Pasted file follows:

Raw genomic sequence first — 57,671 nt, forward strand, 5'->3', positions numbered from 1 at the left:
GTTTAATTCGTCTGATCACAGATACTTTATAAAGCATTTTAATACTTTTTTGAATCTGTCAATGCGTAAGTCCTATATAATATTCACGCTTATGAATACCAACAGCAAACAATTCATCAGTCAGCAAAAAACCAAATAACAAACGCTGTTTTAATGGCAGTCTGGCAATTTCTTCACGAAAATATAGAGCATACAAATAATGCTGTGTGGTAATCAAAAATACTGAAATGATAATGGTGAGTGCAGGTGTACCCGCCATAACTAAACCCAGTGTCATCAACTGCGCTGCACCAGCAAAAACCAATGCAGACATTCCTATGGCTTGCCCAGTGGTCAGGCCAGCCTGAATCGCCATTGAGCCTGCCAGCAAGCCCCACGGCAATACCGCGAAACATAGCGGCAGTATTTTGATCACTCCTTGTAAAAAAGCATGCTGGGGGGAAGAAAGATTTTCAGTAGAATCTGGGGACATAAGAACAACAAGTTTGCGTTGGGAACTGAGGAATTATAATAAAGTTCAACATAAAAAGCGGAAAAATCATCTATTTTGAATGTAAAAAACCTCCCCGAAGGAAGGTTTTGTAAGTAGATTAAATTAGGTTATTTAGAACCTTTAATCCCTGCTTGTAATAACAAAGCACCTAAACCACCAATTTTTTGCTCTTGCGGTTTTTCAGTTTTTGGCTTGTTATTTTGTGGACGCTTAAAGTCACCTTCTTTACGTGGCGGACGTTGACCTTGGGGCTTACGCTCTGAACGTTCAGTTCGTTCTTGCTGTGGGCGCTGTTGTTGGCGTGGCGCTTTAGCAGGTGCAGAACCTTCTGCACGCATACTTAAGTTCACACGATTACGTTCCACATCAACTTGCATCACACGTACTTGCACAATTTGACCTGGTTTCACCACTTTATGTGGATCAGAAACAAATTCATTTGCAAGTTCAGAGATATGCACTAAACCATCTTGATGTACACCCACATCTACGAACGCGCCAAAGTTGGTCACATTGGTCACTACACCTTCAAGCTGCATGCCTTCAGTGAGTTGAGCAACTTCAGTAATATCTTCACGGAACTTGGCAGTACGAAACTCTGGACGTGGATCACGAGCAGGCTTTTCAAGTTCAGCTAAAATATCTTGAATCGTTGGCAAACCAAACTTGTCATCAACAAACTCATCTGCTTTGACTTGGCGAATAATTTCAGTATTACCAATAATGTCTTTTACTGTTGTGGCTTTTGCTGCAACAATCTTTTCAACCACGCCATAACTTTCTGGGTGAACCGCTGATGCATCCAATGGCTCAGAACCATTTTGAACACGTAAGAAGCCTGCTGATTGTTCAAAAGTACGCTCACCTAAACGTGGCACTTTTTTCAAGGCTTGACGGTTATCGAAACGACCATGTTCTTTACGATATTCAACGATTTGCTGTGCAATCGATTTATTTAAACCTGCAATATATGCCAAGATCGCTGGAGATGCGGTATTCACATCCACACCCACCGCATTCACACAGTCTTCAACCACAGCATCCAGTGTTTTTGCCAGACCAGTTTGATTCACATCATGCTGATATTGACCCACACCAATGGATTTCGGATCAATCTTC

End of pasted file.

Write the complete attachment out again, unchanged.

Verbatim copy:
Raw genomic sequence first — 57,671 nt, forward strand, 5'->3', positions numbered from 1 at the left:
GTTTAATTCGTCTGATCACAGATACTTTATAAAGCATTTTAATACTTTTTTGAATCTGTCAATGCGTAAGTCCTATATAATATTCACGCTTATGAATACCAACAGCAAACAATTCATCAGTCAGCAAAAAACCAAATAACAAACGCTGTTTTAATGGCAGTCTGGCAATTTCTTCACGAAAATATAGAGCATACAAATAATGCTGTGTGGTAATCAAAAATACTGAAATGATAATGGTGAGTGCAGGTGTACCCGCCATAACTAAACCCAGTGTCATCAACTGCGCTGCACCAGCAAAAACCAATGCAGACATTCCTATGGCTTGCCCAGTGGTCAGGCCAGCCTGAATCGCCATTGAGCCTGCCAGCAAGCCCCACGGCAATACCGCGAAACATAGCGGCAGTATTTTGATCACTCCTTGTAAAAAAGCATGCTGGGGGGAAGAAAGATTTTCAGTAGAATCTGGGGACATAAGAACAACAAGTTTGCGTTGGGAACTGAGGAATTATAATAAAGTTCAACATAAAAAGCGGAAAAATCATCTATTTTGAATGTAAAAAACCTCCCCGAAGGAAGGTTTTGTAAGTAGATTAAATTAGGTTATTTAGAACCTTTAATCCCTGCTTGTAATAACAAAGCACCTAAACCACCAATTTTTTGCTCTTGCGGTTTTTCAGTTTTTGGCTTGTTATTTTGTGGACGCTTAAAGTCACCTTCTTTACGTGGCGGACGTTGACCTTGGGGCTTACGCTCTGAACGTTCAGTTCGTTCTTGCTGTGGGCGCTGTTGTTGGCGTGGCGCTTTAGCAGGTGCAGAACCTTCTGCACGCATACTTAAGTTCACACGATTACGTTCCACATCAACTTGCATCACACGTACTTGCACAATTTGACCTGGTTTCACCACTTTATGTGGATCAGAAACAAATTCATTTGCAAGTTCAGAGATATGCACTAAACCATCTTGATGTACACCCACATCTACGAACGCGCCAAAGTTGGTCACATTGGTCACTACACCTTCAAGCTGCATGCCTTCAGTGAGTTGAGCAACTTCAGTAATATCTTCACGGAACTTGGCAGTACGAAACTCTGGACGTGGATCACGAGCAGGCTTTTCAAGTTCAGCTAAAATATCTTGAATCGTTGGCAAACCAAACTTGTCATCAACAAACTCATCTGCTTTGACTTGGCGAATAATTTCAGTATTACCAATAATGTCTTTTACTGTTGTGGCTTTTGCTGCAACAATCTTTTCAACCACGCCATAACTTTCTGGGTGAACCGCTGATGCATCCAATGGCTCAGAACCATTTTGAACACGTAAGAAGCCTGCTGATTGTTCAAAAGTACGCTCACCTAAACGTGGCACTTTTTTCAAGGCTTGACGGTTATCGAAACGACCATGTTCTTTACGATATTCAACGATTTGCTGTGCAATCGATTTATTTAAACCTGCAATATATGCCAAGATCGCTGGAGATGCGGTATTCACATCCACACCCACCGCATTCACACAGTCTTCAACCACAGCATCCAGTGTTTTTGCCAGACCAGTTTGATTCACATCATGCTGATATTGACCCACACCAATGGATTTCGGATCAATCTTC